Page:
Photoshop CS6: Time to Update the Digital Darkroom

  • March 14, 2013

There was a time I used to upgrade my PC regularly. As a former gamer I used to try out all the latest games, and when my PC struggled to keep up with a decent 60+ FPS frame rate in the most demanding of games (24-bit colour and 1024x768px resolution), I would feel the need to upgrade the trio of components – motherboard, CPU and RAM. This was a fairly costly exercise to maintain!

After my last big upgrade in about 2009, I found that my PC was fine for all current tasks, as I was only was playing games on the PS3 every so often, and nothing was severely taxing my system, until I got into high-end Photoshop processing within the last year or so.

What’s so “high end” about my processing you may ask? Well I choose methods that really chew up the CPU, RAM and disk storage:

  • I use only the 64-bit versions of Lightroom 4 (LR) and Photoshop CS6 (PS). This is so that I can address more that 4GB or so of RAM per application.
  • I only shoot RAW, which has bigger file sizes than JPEG.
  • I export to PS as 16-bit TIFFs in the ProPhotoRGB color space. This is so that I don’t lose any information during the image processing workflow.
  • I use a non-destructive editing technique in PS with selections, channels, layers and masks.
  • I use multiple image blending to recover highlights and shadows.
  • I use multiple image stitching to create wide-angle panoramas, sometimes in conjunction with blends.

So lets take a look at my existing system, and where it falls down. Please note that my existing display panel is quite crappy, but I only want to discuss the raw horsepower under the hood for this blog post.


The Existing Rig

I can never remember this stuff, but with the help of the awesome AIDA64 tool I bring you my current “beast”…. well it was once upon a time!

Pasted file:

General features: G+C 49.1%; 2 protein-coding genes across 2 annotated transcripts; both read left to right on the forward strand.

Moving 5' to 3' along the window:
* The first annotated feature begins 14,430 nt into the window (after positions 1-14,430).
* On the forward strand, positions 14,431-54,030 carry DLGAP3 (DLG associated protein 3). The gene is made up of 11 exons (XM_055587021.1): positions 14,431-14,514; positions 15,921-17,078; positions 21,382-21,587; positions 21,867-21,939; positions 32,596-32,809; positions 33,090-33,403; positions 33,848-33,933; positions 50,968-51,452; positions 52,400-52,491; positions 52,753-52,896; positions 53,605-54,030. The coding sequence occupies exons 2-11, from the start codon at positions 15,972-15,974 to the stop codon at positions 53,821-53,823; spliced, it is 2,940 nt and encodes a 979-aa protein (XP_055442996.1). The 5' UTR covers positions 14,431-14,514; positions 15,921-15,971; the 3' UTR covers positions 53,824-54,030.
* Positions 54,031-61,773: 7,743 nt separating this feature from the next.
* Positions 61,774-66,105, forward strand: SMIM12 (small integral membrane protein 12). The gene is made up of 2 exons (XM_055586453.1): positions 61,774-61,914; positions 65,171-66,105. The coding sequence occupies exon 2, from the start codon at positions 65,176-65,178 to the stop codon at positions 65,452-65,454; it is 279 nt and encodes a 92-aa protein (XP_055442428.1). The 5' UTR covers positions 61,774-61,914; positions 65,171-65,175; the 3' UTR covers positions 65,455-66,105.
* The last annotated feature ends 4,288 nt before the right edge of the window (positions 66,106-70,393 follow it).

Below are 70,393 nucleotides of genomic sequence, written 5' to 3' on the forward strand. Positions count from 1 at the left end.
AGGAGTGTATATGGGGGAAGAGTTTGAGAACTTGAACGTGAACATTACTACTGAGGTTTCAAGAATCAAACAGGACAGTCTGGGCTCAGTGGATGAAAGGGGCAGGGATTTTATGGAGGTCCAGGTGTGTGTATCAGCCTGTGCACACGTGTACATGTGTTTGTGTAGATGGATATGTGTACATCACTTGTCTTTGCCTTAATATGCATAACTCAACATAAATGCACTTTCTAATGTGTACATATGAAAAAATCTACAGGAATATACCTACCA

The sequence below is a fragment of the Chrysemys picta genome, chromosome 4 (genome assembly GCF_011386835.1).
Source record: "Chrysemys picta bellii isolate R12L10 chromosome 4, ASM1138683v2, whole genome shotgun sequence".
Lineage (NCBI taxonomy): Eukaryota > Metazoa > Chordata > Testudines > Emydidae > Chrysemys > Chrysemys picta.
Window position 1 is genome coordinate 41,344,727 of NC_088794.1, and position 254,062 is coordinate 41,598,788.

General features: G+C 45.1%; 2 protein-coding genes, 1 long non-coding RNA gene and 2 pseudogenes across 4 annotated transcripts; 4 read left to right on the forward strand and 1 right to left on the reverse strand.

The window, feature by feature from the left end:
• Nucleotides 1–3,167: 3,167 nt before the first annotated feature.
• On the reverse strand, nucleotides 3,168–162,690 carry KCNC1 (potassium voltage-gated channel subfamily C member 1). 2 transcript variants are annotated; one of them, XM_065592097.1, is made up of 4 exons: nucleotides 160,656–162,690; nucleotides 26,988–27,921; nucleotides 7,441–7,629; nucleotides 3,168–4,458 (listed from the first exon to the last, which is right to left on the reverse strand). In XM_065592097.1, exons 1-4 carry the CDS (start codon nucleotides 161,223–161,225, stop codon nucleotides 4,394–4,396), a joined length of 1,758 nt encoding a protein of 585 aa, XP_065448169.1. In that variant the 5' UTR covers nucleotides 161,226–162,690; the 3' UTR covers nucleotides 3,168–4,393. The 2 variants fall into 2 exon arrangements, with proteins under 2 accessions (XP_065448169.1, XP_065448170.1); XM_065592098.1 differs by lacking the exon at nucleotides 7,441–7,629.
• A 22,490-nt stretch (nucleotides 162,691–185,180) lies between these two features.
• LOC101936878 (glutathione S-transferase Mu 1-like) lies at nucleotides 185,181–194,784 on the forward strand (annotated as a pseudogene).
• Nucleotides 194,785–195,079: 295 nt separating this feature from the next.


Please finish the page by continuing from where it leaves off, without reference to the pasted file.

• OS: Windows7 64-bit
  • Motherboard: Asus P5E3 Premium. Intel X48 chipset
  • CPU: Intel Core2 Quad Q9450 2666Mhz “Yorkfield” with LGA775 socket  (95W TDP)
  • RAM: 4x 2GB Corsair XMS3 DDR3-1066 (533MHz)
  • GPU: Asus EN8600GT 256MB DDR3 (nVIDIA GeForce)
  • HDD: Seagate Barracuda ES 500630 500GB  (SATA-II 300Mbps) 16MB buffer

…basically an old quad-core CPU, 8GB RAM, low-end GPU and old-style hard drive.


The New Rig

Every single part is going to get swapped out for new equipment, if I’m going to have a rig that can cope. Breaking it down:

Operating System

I’ve heard good reports that like-for-like, Windows8 takes up less system resources than Windows7. This alone is a selling factor, but also it supposed to work natively with USB3 and have better support for solid state drives (SSD), so this makes the choice to go to Windows8 a no-brainer. Yes I did consider Mac, but the system I was looking at is around $4200 and I can build that considerably cheaper with DIY. Also, all my apps are purchased on Windows and a lot of them are recent purchases – I don’t want to throw that away. I’ll consider OSX in say another 3 or 4 years during my next upgrade cycle. I’m not an OS zealot. OSes mostly bore me and I just want them out of the way so I can use PS and LR, and browse the web with Chrome.


I’ve always used ASUS. They are often a bit pricer than the next Taiwanese brand, but I like to think they are made better with higher quality capacitors and other components. I could be wrong but they’ve done really well for me in the past, so feel no need to change.